Greenbelt, two municipalities ask for compensation

TORONTO – Doug Ford’s government’s about-face on the Greenbelt is starting to produce the first “side effects”: two Ontario municipalities are asking the provincial government to reimburse them for more than $400,000 in costs incurred during the procedures for removing some land from the Greenbelt, now cancelled. 

The premier admitted last month that his government’s decision, made in November 2022, to remove 15 lots from the protected Green Belt for housing development – ​​a move now under an RCMP investigation over alleged links between the affected developers and some members of the provincial government – ​​, it was a mistake, and new Housing Minister Paul Calandra has begun the process of returning them to environmental protection.

But, as the Canadian Press reports, the municipalities of Pickering, where the largest plot of land is located, and Grimsby, where two other sites were scheduled to be removed, say they have spent a lot of money and staff time working on those projects. And they want to be compensated.

“While we appreciate the Province’s reconsideration and commitment to preserving the integrity of the GreenBelt, we cannot overlook the significant amount of resources that have already been expended by our Municipality in anticipation of housing development, sometimes at the direction of Province itself” wrote the mayor of Pickering, Kevin Ashe, to minister Paul Calandra.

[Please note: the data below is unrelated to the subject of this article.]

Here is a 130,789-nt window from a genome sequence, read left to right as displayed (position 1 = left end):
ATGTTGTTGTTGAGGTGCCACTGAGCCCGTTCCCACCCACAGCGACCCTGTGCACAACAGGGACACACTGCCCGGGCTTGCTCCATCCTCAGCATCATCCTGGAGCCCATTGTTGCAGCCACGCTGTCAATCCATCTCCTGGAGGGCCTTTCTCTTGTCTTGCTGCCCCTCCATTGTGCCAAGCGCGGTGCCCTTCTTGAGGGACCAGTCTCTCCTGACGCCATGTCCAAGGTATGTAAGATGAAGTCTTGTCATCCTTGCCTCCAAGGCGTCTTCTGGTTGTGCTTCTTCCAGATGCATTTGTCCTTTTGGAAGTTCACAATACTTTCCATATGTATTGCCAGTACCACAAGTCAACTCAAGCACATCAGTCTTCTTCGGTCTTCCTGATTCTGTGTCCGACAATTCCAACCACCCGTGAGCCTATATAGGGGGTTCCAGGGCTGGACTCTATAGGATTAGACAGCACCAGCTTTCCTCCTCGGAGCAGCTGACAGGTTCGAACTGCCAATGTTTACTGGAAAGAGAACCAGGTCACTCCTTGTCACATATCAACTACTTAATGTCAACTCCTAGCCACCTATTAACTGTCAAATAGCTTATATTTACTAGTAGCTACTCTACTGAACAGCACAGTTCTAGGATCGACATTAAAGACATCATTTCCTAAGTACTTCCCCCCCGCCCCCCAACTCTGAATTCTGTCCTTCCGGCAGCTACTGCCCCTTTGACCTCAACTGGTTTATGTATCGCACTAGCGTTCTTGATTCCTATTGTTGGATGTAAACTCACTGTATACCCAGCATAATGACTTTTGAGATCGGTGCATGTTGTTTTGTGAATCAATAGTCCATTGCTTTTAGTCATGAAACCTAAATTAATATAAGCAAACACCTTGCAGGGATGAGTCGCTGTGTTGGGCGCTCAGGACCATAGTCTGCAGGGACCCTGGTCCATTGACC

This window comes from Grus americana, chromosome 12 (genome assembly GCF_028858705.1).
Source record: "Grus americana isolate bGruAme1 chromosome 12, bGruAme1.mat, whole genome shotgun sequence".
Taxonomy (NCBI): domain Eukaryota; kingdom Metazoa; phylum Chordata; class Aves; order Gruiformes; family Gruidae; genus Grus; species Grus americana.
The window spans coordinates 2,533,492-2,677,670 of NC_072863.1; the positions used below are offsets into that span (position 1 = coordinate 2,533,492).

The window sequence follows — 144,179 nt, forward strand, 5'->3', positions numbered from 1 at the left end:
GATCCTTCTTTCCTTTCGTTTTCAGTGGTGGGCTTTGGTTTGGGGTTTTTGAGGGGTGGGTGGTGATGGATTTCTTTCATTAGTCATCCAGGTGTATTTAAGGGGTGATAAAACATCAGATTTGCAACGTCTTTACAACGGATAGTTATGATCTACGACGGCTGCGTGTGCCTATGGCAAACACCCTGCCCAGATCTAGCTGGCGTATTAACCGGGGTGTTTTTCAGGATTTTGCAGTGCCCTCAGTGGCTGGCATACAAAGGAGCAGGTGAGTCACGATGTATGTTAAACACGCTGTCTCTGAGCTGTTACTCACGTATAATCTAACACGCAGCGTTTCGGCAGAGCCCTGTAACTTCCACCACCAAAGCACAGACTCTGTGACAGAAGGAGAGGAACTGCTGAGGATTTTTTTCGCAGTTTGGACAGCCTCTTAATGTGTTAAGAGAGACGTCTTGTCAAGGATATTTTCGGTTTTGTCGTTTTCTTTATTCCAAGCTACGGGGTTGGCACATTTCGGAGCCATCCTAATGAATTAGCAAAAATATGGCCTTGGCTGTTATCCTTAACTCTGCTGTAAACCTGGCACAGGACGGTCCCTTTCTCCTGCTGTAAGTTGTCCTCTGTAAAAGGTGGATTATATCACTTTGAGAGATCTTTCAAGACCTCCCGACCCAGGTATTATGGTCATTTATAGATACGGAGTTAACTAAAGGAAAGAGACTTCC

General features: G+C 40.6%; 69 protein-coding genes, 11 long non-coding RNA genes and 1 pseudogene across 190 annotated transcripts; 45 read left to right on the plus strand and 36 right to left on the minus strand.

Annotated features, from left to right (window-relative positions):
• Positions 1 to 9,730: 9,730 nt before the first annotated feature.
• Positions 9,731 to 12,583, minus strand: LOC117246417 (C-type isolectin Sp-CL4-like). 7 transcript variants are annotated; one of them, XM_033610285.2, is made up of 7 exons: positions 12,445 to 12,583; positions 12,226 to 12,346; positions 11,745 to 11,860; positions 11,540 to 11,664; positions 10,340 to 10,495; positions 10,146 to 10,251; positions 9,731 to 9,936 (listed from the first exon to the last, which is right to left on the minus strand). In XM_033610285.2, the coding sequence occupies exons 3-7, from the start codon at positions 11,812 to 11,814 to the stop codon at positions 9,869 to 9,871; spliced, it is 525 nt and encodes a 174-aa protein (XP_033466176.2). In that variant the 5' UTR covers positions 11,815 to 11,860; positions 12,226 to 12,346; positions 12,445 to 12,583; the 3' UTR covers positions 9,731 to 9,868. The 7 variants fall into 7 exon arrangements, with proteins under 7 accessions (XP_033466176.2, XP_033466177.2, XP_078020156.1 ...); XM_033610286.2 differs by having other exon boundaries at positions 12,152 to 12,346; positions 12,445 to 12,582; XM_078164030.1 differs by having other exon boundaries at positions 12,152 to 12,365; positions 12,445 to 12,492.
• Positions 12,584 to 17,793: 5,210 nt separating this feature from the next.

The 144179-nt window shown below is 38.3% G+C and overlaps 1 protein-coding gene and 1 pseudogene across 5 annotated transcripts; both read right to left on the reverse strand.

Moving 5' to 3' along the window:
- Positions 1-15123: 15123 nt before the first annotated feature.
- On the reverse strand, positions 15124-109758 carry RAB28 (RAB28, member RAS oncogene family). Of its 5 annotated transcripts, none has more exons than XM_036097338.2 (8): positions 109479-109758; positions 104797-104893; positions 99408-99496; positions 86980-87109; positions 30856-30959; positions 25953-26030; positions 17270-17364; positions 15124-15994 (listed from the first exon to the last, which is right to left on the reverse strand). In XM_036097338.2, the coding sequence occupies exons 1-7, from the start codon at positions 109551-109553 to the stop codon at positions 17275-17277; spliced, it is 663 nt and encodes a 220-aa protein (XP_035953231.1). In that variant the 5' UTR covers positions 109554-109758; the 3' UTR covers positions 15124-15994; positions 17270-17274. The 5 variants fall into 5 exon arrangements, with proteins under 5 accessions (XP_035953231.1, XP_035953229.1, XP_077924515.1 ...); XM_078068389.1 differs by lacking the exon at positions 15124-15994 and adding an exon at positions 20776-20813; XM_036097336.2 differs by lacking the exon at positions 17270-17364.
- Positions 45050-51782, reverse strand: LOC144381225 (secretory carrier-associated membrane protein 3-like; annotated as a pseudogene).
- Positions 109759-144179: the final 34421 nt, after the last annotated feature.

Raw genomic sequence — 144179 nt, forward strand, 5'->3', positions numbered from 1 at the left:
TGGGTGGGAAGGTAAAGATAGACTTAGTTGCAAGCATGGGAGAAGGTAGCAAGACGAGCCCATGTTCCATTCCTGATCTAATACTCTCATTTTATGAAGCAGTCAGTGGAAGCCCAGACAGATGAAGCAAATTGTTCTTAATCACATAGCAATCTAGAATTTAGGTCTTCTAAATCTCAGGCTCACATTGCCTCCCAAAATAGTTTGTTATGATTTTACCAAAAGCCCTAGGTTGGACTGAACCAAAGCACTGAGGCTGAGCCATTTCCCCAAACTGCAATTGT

Pickering city staff tallied $360,135 in direct and indirect costs that Pickering taxpayers are now on the hook for. Of that, about $90,000 was due to staff time working on those projects, while the largest item in direct costs came in the form of more than $178,000 paid to an economic consulting firm for a financial impact analysis of the proposed Cherrywood development, a Greenbelt site owned by Silvio De Gasperis’ TACC Group, which at 4,262 acres is nearly two and a half times larger than the next largest of the 15 sites the provincial government wanted removed. The City of Pickering also spent $90,000 on outside legal services and $930 in recruiting costs for a new Cherrywood master planner position.

However, Grimsby Town Council recently unanimously approved a motion to ask the Province to reimburse the City approximately $82,000: these costs were incurred in legal and consultancy services fees, as well as staff time, “as a direct result of the pressure placed on the Town by the provincial government to reach agreements with developers and make decisions regarding changes in the Greenbelt” the Town states in its motion.

The government has not yet said how it will respond to the requests of the two municipalities. But these requests for “compensation” will certainly become a problem for the Ford government, especially if others are added to those of the two Municipalities.

In the pic above, Pickering Mayor Kevin Ashe (photo from his Twitter page – X @MayorKevinAshe )